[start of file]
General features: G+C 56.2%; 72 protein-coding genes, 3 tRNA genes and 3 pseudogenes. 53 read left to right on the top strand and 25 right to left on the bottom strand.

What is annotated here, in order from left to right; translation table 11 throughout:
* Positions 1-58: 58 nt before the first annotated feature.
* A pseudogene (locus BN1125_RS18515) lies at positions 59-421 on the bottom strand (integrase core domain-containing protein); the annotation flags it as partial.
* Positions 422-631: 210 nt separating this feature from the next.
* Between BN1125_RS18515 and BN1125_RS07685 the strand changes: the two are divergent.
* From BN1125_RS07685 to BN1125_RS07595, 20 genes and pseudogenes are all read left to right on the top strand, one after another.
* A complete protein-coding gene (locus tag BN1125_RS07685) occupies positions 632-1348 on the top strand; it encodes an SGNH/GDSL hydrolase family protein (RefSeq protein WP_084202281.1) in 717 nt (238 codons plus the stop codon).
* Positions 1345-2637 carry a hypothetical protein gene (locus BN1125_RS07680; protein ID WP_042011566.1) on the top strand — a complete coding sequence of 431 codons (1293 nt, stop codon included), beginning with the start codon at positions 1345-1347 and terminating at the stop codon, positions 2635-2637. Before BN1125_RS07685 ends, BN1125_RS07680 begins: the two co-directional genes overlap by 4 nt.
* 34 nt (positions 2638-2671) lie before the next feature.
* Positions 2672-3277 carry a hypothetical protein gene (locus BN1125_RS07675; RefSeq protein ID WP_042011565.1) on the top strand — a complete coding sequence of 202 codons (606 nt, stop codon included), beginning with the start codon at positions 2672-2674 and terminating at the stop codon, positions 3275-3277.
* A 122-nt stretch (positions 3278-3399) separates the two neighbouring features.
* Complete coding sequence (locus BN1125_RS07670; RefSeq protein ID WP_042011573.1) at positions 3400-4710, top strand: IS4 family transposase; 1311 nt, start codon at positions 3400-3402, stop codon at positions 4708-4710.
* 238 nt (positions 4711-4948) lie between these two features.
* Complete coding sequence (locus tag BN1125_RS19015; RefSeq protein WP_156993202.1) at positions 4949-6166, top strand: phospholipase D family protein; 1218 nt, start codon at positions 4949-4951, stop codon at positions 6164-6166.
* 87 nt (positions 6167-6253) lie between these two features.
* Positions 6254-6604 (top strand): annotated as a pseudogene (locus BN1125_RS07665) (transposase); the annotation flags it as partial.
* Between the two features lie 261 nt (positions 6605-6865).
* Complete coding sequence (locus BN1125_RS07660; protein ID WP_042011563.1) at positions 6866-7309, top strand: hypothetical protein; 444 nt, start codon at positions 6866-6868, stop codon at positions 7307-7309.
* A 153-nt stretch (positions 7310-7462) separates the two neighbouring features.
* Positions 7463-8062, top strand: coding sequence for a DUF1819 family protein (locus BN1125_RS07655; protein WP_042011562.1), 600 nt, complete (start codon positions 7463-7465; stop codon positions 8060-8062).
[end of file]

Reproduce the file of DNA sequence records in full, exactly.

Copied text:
General features: G+C 56.2%; 72 protein-coding genes, 3 tRNA genes and 3 pseudogenes. 53 read left to right on the top strand and 25 right to left on the bottom strand.

What is annotated here, in order from left to right; translation table 11 throughout:
* Positions 1-58: 58 nt before the first annotated feature.
* A pseudogene (locus BN1125_RS18515) lies at positions 59-421 on the bottom strand (integrase core domain-containing protein); the annotation flags it as partial.
* Positions 422-631: 210 nt separating this feature from the next.
* Between BN1125_RS18515 and BN1125_RS07685 the strand changes: the two are divergent.
* From BN1125_RS07685 to BN1125_RS07595, 20 genes and pseudogenes are all read left to right on the top strand, one after another.
* A complete protein-coding gene (locus tag BN1125_RS07685) occupies positions 632-1348 on the top strand; it encodes an SGNH/GDSL hydrolase family protein (RefSeq protein WP_084202281.1) in 717 nt (238 codons plus the stop codon).
* Positions 1345-2637 carry a hypothetical protein gene (locus BN1125_RS07680; protein ID WP_042011566.1) on the top strand — a complete coding sequence of 431 codons (1293 nt, stop codon included), beginning with the start codon at positions 1345-1347 and terminating at the stop codon, positions 2635-2637. Before BN1125_RS07685 ends, BN1125_RS07680 begins: the two co-directional genes overlap by 4 nt.
* 34 nt (positions 2638-2671) lie before the next feature.
* Positions 2672-3277 carry a hypothetical protein gene (locus BN1125_RS07675; RefSeq protein ID WP_042011565.1) on the top strand — a complete coding sequence of 202 codons (606 nt, stop codon included), beginning with the start codon at positions 2672-2674 and terminating at the stop codon, positions 3275-3277.
* A 122-nt stretch (positions 3278-3399) separates the two neighbouring features.
* Complete coding sequence (locus BN1125_RS07670; RefSeq protein ID WP_042011573.1) at positions 3400-4710, top strand: IS4 family transposase; 1311 nt, start codon at positions 3400-3402, stop codon at positions 4708-4710.
* 238 nt (positions 4711-4948) lie between these two features.
* Complete coding sequence (locus tag BN1125_RS19015; RefSeq protein WP_156993202.1) at positions 4949-6166, top strand: phospholipase D family protein; 1218 nt, start codon at positions 4949-4951, stop codon at positions 6164-6166.
* 87 nt (positions 6167-6253) lie between these two features.
* Positions 6254-6604 (top strand): annotated as a pseudogene (locus BN1125_RS07665) (transposase); the annotation flags it as partial.
* Between the two features lie 261 nt (positions 6605-6865).
* Complete coding sequence (locus BN1125_RS07660; protein ID WP_042011563.1) at positions 6866-7309, top strand: hypothetical protein; 444 nt, start codon at positions 6866-6868, stop codon at positions 7307-7309.
* A 153-nt stretch (positions 7310-7462) separates the two neighbouring features.
* Positions 7463-8062, top strand: coding sequence for a DUF1819 family protein (locus BN1125_RS07655; protein WP_042011562.1), 600 nt, complete (start codon positions 7463-7465; stop codon positions 8060-8062).